# adding same string element to big_list
big_list.append([22222, [10, 12, 13], '14234-453-1'])
#now should itterate big_list, and when '14234-453-1' is found in 2 inner lists.
#it will put the values [10, 12, 13] into the first instance and remove the second.

print "Before:"
for l in big_list:
      print l

seen_list = {}
del_list = []
for inner in xrange(len(big_list)):
      if big_list[inner][2] in seen_list:
            for item in big_list[inner][1]:
                  big_list[seen_list[big_list[inner][2]]][1].append(item)
            del_list.append(inner)
      else:
            seen_list[big_list[inner][2]] = inner

for i in reversed(del_list):
      del big_list[i]

print "after:"

for l in big_list:
      print l

result:

>>> 
Before:
[17465, [22, 33, 1, 7, 83, 54, 84, -5], '123-432-3']
[13254, [42, 64, 4, -5, 75, -2, 1, 6], '1423-1762-4']
[17264, [22, 75, 54, 2, 87, 12, 23, 86], '14234-453-1']
[22222, [10, 12, 13], '14234-453-1']
after:
[17465, [22, 33, 1, 7, 83, 54, 84, -5], '123-432-3']
[13254, [42, 64, 4, -5, 75, -2, 1, 6], '1423-1762-4']
[17264, [22, 75, 54, 2, 87, 12, 23, 86, 10, 12, 13], '14234-453-1']
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This is EXACTLY what I needed, thank you very much!! However when I run it on mine absolutely nothing happens, hopefully I will figure out why. Will this work if the string appears more than twice? –  user1532369 Jul 31 '12 at 12:57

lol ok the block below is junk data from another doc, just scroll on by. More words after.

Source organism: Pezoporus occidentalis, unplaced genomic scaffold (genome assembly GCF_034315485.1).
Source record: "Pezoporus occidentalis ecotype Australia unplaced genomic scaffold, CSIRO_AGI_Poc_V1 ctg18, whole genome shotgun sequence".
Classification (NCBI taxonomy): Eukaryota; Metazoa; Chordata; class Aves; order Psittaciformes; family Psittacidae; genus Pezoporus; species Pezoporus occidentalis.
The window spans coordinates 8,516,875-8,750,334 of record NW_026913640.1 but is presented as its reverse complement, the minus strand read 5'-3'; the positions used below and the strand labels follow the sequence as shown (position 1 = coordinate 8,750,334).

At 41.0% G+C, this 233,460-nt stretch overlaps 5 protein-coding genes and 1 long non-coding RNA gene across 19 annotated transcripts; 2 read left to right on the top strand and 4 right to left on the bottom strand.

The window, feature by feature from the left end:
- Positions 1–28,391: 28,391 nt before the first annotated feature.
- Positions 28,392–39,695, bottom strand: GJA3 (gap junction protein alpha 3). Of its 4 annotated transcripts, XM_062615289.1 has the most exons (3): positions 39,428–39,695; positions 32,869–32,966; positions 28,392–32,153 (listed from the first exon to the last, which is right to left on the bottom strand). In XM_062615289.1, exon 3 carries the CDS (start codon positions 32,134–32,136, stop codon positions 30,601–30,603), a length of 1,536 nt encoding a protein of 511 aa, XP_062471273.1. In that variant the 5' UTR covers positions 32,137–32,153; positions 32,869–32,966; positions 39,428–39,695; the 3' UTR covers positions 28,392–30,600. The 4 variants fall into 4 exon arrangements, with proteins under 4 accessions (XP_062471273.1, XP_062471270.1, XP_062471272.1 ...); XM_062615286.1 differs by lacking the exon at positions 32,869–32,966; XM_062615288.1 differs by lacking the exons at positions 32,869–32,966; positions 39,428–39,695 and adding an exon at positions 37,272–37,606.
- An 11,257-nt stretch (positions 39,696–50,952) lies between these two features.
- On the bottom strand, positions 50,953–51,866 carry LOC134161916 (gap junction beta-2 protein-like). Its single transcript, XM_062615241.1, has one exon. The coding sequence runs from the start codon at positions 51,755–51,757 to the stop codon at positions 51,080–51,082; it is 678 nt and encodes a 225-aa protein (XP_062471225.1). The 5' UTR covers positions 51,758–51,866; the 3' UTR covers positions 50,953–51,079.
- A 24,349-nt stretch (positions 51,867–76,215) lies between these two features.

from what i understand. your "big_list" contains smaller lists of this structure: [INT, LIST[INT,INT,INT,...INT], STR] what my code does is go through these smaller lists, and make a dictionary of each STR, each time it is found to already be in the big_list, then that whole inner list is marked for deletion, and the inner lists list of INT is added to the list of INT from the first time the str is found. i was actually wondering about the first INT in each inner list, the duplicates ones are lost? –  Inbar Rose Jul 31 '12 at 13:00
    
The duplicates do not matter for the int, it is essentially a verification number for the string so I only need it once if that makes any sense to you? –  user1532369 Jul 31 '12 at 13:11

In it's current form the question is unclear but this might be what you are looking for (this works for consecutive matches):

>>> from itertools import groupby
>>> from operator import itemgetter
>>> big_list = [[17465, [1, 2, 3], '123-432-3'], [13254, [4, 5, 6], '1423-1762-4'], [17264, [7, 8, 9], '14234-453-1'], [12354, [10, 11, 12], '14234-453-1'], [12358, [13, 14], '14234-453-1'], [99213, [1], '123-999-3']]
>>> def amalgamate(seq):
        for k, g in groupby(seq, itemgetter(2)):
            num, ints, text = next(g)
            for sublist in g:
                ints.extend(sublist[1])
            yield [num, ints, text]


>>> list(amalgamate(big_list))
[[17465, [1, 2, 3], '123-432-3'], [13254, [4, 5, 6], '1423-1762-4'], [17264, [7, 8, 9, 10, 11, 12, 13, 14], '14234-453-1'], [99213, [1], '123-999-3']]
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thank you very much! –  user1532369 Jul 31 '12 at 13:04